April 08, 2004

More on Sign Languages

Jan Adriaenssens has sent me an interesting follow-up to my post yesterday on ASL vs. English. First, he says that another method for transcribing ASL, SignWriting, is becoming increasingly popular.

Second, he reports on a project in Belgium/Flanders, and on several neighboring sign languages in western Europe:

We're working on a dictionary of the Flemish Sign Language, using SignWriting. It can be found here or, in the near future, here. This dictionary has the interesting feature that one can search by signs (`zoeken op gebaar'). For testing purposes, we have also posted an ASL dictionary in the same format. You can find it: here. The site hasn't been translated yet, so you'll have to know some basic Dutch.

The Flemish Sign Language (Vlaamse Gebarentaal) is quite different from the sign language in the Netherlands (Dutch Sign Language, Nederlandse Gebarentaal). The Flemish Sign Language is closer to the sign language used in the southern part of Belgium (Belgian-French Sign Language, Langue des Signes de Belgique Francophone), where the spoken language is French. This gives additional proof for your point that spoken languages and sign languages are quite unrelated.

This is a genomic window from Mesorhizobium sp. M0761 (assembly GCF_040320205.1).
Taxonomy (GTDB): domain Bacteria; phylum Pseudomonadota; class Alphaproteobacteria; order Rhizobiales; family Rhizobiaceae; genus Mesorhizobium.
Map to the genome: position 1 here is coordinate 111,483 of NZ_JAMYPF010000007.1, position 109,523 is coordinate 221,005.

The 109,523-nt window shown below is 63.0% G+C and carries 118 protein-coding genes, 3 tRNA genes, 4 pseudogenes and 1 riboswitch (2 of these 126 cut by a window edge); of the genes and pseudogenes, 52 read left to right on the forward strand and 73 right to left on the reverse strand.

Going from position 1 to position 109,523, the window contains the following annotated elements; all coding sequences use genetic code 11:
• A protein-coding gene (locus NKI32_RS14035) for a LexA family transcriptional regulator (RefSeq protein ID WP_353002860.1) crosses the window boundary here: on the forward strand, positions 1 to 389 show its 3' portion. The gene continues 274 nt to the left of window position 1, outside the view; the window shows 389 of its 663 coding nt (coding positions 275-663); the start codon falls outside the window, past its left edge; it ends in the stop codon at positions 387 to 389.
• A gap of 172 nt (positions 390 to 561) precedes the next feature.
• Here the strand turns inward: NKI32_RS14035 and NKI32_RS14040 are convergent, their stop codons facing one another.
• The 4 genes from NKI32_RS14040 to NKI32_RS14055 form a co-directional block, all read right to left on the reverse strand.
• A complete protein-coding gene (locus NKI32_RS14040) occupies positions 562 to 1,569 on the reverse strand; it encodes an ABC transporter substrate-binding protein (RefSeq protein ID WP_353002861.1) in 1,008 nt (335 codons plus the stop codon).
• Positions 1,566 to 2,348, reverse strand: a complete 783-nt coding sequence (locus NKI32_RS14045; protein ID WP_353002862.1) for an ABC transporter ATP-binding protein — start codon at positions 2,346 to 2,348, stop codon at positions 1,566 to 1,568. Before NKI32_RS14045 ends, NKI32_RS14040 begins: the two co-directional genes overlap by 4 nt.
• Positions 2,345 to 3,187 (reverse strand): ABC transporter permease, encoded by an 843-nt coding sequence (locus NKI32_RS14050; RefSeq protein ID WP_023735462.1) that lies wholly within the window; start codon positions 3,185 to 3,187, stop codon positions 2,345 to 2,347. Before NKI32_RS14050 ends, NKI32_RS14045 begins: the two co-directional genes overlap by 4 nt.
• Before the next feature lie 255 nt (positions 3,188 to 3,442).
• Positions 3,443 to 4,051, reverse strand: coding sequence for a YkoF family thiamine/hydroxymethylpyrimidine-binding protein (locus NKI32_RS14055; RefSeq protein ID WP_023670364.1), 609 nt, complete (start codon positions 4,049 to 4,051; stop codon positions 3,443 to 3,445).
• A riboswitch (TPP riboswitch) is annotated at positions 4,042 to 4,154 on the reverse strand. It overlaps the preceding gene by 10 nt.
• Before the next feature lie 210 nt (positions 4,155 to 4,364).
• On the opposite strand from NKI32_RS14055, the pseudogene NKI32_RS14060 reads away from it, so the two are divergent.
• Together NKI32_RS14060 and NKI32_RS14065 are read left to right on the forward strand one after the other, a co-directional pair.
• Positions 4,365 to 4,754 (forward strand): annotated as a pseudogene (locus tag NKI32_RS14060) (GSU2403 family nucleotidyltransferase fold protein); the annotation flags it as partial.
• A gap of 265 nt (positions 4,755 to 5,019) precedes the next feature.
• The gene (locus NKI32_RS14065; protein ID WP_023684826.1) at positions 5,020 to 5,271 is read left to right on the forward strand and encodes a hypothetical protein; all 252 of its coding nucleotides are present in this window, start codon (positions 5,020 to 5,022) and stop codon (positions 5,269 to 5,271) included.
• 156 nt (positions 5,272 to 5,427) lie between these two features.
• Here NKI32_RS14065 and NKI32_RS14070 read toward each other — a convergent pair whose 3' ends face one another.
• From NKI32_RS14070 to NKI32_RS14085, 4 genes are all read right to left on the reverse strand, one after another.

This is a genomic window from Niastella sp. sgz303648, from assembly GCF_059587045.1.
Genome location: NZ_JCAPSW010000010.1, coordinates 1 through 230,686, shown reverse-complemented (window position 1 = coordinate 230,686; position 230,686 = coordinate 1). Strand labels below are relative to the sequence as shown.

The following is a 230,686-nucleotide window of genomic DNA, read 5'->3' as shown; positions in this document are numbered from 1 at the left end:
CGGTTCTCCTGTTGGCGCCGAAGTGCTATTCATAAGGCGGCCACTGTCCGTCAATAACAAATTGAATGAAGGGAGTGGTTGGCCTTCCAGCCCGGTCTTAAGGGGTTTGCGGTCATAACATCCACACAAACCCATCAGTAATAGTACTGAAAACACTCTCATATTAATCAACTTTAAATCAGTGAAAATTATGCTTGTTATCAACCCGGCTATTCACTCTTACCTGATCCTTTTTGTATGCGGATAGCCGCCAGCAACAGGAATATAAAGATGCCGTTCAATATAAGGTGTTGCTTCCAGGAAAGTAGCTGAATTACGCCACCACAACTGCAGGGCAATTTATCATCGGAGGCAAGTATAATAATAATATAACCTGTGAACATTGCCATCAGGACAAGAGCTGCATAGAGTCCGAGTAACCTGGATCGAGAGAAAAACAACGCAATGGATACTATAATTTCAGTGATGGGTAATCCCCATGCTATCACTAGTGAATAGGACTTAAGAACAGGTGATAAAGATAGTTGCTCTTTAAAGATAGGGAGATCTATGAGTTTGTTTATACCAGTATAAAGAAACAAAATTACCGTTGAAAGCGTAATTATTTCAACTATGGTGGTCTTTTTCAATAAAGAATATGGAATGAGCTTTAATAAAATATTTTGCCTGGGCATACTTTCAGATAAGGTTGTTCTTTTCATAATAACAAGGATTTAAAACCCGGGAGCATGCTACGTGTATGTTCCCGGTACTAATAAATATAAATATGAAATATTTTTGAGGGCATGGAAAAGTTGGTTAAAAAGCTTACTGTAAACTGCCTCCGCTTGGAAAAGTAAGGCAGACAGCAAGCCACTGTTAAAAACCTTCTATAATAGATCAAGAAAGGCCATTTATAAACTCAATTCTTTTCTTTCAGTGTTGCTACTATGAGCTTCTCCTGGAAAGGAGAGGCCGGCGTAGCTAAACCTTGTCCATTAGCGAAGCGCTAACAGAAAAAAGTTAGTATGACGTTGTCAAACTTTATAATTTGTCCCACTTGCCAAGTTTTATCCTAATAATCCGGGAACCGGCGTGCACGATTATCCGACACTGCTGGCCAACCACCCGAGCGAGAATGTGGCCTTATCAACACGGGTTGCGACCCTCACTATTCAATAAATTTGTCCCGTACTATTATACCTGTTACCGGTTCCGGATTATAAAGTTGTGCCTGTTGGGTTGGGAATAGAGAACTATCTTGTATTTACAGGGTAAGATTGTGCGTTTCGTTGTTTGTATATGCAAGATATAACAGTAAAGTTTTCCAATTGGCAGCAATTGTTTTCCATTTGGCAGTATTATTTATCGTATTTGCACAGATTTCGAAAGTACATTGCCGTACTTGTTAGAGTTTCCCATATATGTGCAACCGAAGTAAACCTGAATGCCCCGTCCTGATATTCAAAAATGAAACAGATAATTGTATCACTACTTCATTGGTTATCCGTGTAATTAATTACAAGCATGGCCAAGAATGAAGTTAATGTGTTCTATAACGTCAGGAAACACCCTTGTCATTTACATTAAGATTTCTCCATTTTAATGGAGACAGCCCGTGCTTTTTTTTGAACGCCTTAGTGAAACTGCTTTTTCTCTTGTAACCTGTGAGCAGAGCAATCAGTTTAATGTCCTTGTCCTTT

The Flemish Sign Language, the Dutch Sign Language and the Belgian-French Sign Language all have most of their roots in the French Sign Language, just as the American Sign Language does. But ASL also has had a very interesting influence from the Martha's Vineyard Sign Language (MVSL).

Posted by Sally Thomason at April 8, 2004 08:19 PM